One is a peaceful, idyllic image of two women in headscarves at rest on a wooden bench and the other shows them together, posing against the backdrop of a kampung (village) setting and coconut trees.
Another work shows the women hauling up fishing nets and mending them by a boat near the riverbank.
Both women have no names, but they are fast becoming Instagrammable public murals to visit in Alor Setar.
Are they sisters? Are they close friends? Who exactly are they?
Veteran artist Lee Choon Kooi is not revealing much about his first mural series in a Alor Setar heritage area.
Both women are the subjects of three new murals painted by Kedah-born Lee at Caffe Diem, a pre-war shop house turned into a specialty coffee place in Jalan Penjara Lama, Pekan Cina in Alor Setar.
“I will leave it up to the viewer’s imagination,” says Lee about the identities of his subjects.
The 69-year old self-taught artist, based in Alor Setar, says he had been approached by the cafe owner to paint the murals last year, but had originally been unsure about doing so.
“I was not confident at first. I’m new to the medium, I have never done a (public) mural before!” says the artist, who has over 40 years of experience in Chinese ink painting.
Lee’s works are keen reminders of the classic Nanyang style, a mix of forms and techniques from Chinese pictorial traditions and Western influences. His challenge was to recreate such works on a public wall.
“This is very different from a gallery show. The works had to be sizeable (for the walls). In the end, I was convinced to give this a chance. I’m happy with how it turned out!” says Lee in recent interview.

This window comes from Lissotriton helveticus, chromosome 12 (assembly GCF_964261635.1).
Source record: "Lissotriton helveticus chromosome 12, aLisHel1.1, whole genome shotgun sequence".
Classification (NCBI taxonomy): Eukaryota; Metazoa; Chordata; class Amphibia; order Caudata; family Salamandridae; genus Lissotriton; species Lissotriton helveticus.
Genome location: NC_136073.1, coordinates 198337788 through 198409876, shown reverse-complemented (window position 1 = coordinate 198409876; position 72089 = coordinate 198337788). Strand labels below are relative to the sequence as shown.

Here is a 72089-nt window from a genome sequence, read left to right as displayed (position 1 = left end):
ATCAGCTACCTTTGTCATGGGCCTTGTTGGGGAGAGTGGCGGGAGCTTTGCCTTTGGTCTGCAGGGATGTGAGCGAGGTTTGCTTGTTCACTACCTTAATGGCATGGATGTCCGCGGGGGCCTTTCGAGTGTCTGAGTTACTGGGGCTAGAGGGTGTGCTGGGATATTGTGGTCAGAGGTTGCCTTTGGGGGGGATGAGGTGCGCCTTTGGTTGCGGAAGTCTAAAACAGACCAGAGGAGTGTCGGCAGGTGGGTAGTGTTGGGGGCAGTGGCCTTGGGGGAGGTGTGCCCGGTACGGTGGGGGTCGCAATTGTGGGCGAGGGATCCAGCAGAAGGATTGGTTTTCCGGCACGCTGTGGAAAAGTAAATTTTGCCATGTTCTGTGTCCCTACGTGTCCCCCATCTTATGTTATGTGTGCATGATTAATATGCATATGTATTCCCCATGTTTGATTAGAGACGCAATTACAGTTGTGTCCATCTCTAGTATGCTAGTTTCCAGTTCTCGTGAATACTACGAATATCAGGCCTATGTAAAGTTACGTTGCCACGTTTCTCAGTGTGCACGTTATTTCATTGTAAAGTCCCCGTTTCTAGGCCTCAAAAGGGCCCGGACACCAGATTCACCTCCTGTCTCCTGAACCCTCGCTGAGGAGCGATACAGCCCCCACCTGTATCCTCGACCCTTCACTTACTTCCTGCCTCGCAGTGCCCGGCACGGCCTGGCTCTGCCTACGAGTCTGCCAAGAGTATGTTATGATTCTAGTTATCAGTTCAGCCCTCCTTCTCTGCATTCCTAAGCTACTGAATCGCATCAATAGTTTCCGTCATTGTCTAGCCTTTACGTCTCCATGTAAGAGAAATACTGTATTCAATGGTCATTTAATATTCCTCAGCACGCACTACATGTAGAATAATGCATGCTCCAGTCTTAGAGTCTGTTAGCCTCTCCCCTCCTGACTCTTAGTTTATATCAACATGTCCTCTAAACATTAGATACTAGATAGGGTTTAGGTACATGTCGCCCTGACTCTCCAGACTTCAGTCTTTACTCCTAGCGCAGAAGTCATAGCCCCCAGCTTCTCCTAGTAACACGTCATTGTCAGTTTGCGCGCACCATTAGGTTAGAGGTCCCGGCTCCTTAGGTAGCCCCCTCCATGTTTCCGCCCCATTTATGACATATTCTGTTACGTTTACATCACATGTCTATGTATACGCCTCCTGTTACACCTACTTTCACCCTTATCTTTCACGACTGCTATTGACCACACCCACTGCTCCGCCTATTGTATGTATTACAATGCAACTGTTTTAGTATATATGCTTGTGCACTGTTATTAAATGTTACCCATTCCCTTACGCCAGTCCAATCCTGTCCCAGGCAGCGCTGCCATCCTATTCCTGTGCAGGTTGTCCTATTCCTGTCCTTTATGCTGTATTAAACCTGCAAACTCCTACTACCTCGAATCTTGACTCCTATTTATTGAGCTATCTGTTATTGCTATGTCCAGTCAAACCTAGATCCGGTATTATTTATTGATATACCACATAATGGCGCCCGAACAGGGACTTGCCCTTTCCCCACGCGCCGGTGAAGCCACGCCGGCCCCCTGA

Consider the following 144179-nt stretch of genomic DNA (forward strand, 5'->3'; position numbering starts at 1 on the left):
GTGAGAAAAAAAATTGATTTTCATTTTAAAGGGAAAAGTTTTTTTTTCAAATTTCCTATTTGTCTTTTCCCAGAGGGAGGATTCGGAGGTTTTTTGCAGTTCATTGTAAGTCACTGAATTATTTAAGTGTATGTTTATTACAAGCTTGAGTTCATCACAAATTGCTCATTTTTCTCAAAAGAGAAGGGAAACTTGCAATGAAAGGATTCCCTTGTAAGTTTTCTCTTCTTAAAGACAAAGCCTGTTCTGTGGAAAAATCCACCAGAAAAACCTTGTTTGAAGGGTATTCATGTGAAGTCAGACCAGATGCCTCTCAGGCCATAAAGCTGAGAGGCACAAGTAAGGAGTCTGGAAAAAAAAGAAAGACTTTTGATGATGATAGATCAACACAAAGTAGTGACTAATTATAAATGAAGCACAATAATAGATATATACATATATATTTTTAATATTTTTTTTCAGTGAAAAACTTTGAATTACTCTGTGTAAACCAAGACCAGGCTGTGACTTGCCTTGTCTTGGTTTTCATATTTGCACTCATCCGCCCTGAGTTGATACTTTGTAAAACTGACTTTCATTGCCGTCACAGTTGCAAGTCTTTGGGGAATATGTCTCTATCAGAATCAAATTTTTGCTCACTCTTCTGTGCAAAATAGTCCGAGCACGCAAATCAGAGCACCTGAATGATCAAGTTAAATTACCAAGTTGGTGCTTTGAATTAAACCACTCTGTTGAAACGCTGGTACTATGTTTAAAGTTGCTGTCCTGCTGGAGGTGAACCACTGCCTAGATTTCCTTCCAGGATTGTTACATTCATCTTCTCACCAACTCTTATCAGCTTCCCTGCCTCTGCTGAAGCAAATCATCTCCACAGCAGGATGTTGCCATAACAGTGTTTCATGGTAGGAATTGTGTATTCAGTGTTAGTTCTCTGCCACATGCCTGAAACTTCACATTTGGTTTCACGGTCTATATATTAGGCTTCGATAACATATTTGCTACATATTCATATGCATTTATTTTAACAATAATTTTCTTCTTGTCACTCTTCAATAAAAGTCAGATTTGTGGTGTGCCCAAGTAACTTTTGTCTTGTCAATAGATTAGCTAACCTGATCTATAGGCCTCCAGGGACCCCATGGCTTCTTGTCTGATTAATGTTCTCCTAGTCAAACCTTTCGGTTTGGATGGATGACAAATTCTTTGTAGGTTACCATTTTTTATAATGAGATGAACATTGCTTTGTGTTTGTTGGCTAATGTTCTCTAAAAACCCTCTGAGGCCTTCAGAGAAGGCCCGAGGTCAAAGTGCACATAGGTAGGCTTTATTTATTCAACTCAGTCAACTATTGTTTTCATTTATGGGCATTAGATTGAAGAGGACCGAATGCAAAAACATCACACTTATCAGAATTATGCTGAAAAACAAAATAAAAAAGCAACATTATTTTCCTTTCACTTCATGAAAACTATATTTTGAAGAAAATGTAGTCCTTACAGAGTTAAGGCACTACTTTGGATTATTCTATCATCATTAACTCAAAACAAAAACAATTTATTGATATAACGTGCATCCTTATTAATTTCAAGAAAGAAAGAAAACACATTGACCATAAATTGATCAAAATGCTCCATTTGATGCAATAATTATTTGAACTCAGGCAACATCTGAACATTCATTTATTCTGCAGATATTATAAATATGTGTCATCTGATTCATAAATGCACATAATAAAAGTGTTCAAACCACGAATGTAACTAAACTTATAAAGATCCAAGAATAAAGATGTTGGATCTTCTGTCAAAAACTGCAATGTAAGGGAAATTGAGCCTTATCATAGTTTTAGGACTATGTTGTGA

These are not the only works of art by Lee in Caffe Diem. The building also features a space called The China Room, where Lee’s paintings fill up that space. The works exhibited depict mostly Malaysiana scenes.
The building, originally a prison during the British colonial area, was built in 1896, as commemorated by the road’s name Jalan Penjara Lama.
Before the Japanese occupied Malaya during WWII, the prison was relocated to its current premises at Jalan Sultanah. The shop house was later sold to a private owner from Penang, who lived there and rented out the rest of the space as rooms or shop lots. The building was then left abandoned for the past 30 years.
In late 2014, Kedah-based property developer Encomas Sdn Bhd started off months of painstaking work to restore the beauty and nostalgia of the derelict building.
Today, the restored building, with a more than 120 year old history, aims to educate the community on heritage conservation and preservation.
In creating his new murals, Lee sketched them first and measured the task ahead by visiting the blank walls. He spent two weeks on them, working alone.
Each of the three mural shows a scene of kampung life with the two women as the focus. One particularly unique thing about his works is that they were painted using calligraphy brush strokes.
The kampung backdrop is an obvious reference to Kedah being known for its traditional villages and rural charm, while the mural of the two women fixing (fishing nets), says Lee, is inspired by an old Chinese saying that Kedah is a land with plentiful fish.
“I have always enjoyed painting peaceful kampung scenes. My art reflects a big part of my life and my home state,” says Lee.
For heritage enthusiasts, the hanging Perahu Kedah series (three wooden row boats) is also a permanent fixture and highlight at Caffe Diem. The boats, nearly 90 years old, are suspended from the glass ceiling.
Apart from Lee’s murals, the public is welcome to walk in and admire the intricate architecture and the various unique exhibits housed within Caffe Diem, specifically The China Room, The Tunku Room and the hanging Perahu Kedah.